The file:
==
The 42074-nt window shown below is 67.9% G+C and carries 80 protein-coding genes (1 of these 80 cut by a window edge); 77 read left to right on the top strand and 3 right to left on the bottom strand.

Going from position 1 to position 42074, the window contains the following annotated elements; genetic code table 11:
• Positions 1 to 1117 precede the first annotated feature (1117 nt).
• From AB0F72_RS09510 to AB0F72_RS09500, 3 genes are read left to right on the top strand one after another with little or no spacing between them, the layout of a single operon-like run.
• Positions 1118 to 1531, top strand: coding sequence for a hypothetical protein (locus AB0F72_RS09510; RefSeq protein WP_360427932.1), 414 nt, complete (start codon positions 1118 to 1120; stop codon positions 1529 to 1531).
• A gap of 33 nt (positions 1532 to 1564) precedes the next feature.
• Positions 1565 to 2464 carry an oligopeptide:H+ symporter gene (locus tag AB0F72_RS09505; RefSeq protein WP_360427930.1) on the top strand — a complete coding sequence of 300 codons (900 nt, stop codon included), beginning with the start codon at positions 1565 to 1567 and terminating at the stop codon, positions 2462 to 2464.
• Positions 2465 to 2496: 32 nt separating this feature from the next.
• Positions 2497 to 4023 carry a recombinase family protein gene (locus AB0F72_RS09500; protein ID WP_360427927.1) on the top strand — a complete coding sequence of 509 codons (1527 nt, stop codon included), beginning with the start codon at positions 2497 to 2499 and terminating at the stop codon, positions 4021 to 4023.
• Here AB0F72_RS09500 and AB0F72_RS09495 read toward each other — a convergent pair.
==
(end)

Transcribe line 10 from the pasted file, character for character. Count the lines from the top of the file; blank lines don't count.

• Here AB0F72_RS09500 and AB0F72_RS09495 read toward each other — a convergent pair.